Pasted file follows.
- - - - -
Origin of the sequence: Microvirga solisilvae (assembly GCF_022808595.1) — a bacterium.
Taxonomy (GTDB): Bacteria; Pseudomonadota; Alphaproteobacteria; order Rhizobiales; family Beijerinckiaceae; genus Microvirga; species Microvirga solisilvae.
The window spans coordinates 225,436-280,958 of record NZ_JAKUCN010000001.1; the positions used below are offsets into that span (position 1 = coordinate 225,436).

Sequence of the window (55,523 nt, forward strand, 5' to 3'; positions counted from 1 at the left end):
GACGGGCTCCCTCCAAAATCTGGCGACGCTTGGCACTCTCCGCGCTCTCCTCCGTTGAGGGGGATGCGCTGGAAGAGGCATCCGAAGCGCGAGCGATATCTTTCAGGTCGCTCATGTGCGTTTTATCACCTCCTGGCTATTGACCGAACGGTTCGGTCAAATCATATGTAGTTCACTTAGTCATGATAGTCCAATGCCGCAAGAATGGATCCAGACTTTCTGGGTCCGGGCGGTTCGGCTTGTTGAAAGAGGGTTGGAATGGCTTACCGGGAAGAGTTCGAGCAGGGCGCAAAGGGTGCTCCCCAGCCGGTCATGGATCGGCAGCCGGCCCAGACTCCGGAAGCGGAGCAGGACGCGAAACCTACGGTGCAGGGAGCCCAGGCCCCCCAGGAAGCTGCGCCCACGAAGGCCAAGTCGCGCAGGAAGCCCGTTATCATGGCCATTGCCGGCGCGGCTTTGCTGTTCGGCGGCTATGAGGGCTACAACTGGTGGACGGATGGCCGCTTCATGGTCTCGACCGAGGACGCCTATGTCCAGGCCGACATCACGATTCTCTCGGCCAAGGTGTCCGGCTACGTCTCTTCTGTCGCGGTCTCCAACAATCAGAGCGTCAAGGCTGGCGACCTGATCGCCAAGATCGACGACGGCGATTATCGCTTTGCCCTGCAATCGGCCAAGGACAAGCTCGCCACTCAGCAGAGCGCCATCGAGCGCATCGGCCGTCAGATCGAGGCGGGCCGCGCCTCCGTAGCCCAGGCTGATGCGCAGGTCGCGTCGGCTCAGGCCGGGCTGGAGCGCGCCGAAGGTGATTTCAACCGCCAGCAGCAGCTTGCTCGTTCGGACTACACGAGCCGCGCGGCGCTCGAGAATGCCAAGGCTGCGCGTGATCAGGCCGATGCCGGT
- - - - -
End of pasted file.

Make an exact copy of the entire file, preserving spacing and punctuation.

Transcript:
Origin of the sequence: Microvirga solisilvae (assembly GCF_022808595.1) — a bacterium.
Taxonomy (GTDB): Bacteria; Pseudomonadota; Alphaproteobacteria; order Rhizobiales; family Beijerinckiaceae; genus Microvirga; species Microvirga solisilvae.
The window spans coordinates 225,436-280,958 of record NZ_JAKUCN010000001.1; the positions used below are offsets into that span (position 1 = coordinate 225,436).

Sequence of the window (55,523 nt, forward strand, 5' to 3'; positions counted from 1 at the left end):
GACGGGCTCCCTCCAAAATCTGGCGACGCTTGGCACTCTCCGCGCTCTCCTCCGTTGAGGGGGATGCGCTGGAAGAGGCATCCGAAGCGCGAGCGATATCTTTCAGGTCGCTCATGTGCGTTTTATCACCTCCTGGCTATTGACCGAACGGTTCGGTCAAATCATATGTAGTTCACTTAGTCATGATAGTCCAATGCCGCAAGAATGGATCCAGACTTTCTGGGTCCGGGCGGTTCGGCTTGTTGAAAGAGGGTTGGAATGGCTTACCGGGAAGAGTTCGAGCAGGGCGCAAAGGGTGCTCCCCAGCCGGTCATGGATCGGCAGCCGGCCCAGACTCCGGAAGCGGAGCAGGACGCGAAACCTACGGTGCAGGGAGCCCAGGCCCCCCAGGAAGCTGCGCCCACGAAGGCCAAGTCGCGCAGGAAGCCCGTTATCATGGCCATTGCCGGCGCGGCTTTGCTGTTCGGCGGCTATGAGGGCTACAACTGGTGGACGGATGGCCGCTTCATGGTCTCGACCGAGGACGCCTATGTCCAGGCCGACATCACGATTCTCTCGGCCAAGGTGTCCGGCTACGTCTCTTCTGTCGCGGTCTCCAACAATCAGAGCGTCAAGGCTGGCGACCTGATCGCCAAGATCGACGACGGCGATTATCGCTTTGCCCTGCAATCGGCCAAGGACAAGCTCGCCACTCAGCAGAGCGCCATCGAGCGCATCGGCCGTCAGATCGAGGCGGGCCGCGCCTCCGTAGCCCAGGCTGATGCGCAGGTCGCGTCGGCTCAGGCCGGGCTGGAGCGCGCCGAAGGTGATTTCAACCGCCAGCAGCAGCTTGCTCGTTCGGACTACACGAGCCGCGCGGCGCTCGAGAATGCCAAGGCTGCGCGTGATCAGGCCGATGCCGGT